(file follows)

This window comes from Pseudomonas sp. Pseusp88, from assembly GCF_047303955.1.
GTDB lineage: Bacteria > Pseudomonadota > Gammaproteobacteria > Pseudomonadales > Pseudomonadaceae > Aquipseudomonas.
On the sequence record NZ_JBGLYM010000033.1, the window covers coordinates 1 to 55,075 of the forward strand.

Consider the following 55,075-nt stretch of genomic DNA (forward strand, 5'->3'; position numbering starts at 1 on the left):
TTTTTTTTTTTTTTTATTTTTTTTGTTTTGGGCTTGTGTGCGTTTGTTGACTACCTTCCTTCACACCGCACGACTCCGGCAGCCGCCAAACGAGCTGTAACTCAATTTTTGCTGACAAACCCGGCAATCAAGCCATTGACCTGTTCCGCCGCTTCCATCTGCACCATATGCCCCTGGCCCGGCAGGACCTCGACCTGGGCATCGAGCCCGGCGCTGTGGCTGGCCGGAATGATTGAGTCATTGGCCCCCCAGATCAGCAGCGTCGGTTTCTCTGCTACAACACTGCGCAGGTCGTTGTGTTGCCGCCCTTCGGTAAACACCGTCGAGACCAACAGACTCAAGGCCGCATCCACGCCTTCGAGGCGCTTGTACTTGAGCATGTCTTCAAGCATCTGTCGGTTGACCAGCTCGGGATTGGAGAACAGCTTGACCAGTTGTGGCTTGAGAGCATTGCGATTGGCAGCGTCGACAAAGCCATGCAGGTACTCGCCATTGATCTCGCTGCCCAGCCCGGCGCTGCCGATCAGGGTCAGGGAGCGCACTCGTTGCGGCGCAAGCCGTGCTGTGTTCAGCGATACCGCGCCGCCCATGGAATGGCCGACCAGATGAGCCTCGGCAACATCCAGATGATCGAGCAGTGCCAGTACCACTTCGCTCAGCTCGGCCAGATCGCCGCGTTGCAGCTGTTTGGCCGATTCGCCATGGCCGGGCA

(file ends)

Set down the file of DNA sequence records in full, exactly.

This window comes from Pseudomonas sp. Pseusp88, from assembly GCF_047303955.1.
GTDB lineage: Bacteria > Pseudomonadota > Gammaproteobacteria > Pseudomonadales > Pseudomonadaceae > Aquipseudomonas.
On the sequence record NZ_JBGLYM010000033.1, the window covers coordinates 1 to 55,075 of the forward strand.

Consider the following 55,075-nt stretch of genomic DNA (forward strand, 5'->3'; position numbering starts at 1 on the left):
TTTTTTTTTTTTTTTATTTTTTTTGTTTTGGGCTTGTGTGCGTTTGTTGACTACCTTCCTTCACACCGCACGACTCCGGCAGCCGCCAAACGAGCTGTAACTCAATTTTTGCTGACAAACCCGGCAATCAAGCCATTGACCTGTTCCGCCGCTTCCATCTGCACCATATGCCCCTGGCCCGGCAGGACCTCGACCTGGGCATCGAGCCCGGCGCTGTGGCTGGCCGGAATGATTGAGTCATTGGCCCCCCAGATCAGCAGCGTCGGTTTCTCTGCTACAACACTGCGCAGGTCGTTGTGTTGCCGCCCTTCGGTAAACACCGTCGAGACCAACAGACTCAAGGCCGCATCCACGCCTTCGAGGCGCTTGTACTTGAGCATGTCTTCAAGCATCTGTCGGTTGACCAGCTCGGGATTGGAGAACAGCTTGACCAGTTGTGGCTTGAGAGCATTGCGATTGGCAGCGTCGACAAAGCCATGCAGGTACTCGCCATTGATCTCGCTGCCCAGCCCGGCGCTGCCGATCAGGGTCAGGGAGCGCACTCGTTGCGGCGCAAGCCGTGCTGTGTTCAGCGATACCGCGCCGCCCATGGAATGGCCGACCAGATGAGCCTCGGCAACATCCAGATGATCGAGCAGTGCCAGTACCACTTCGCTCAGCTCGGCCAGATCGCCGCGTTGCAGCTGTTTGGCCGATTCGCCATGGCCGGGCA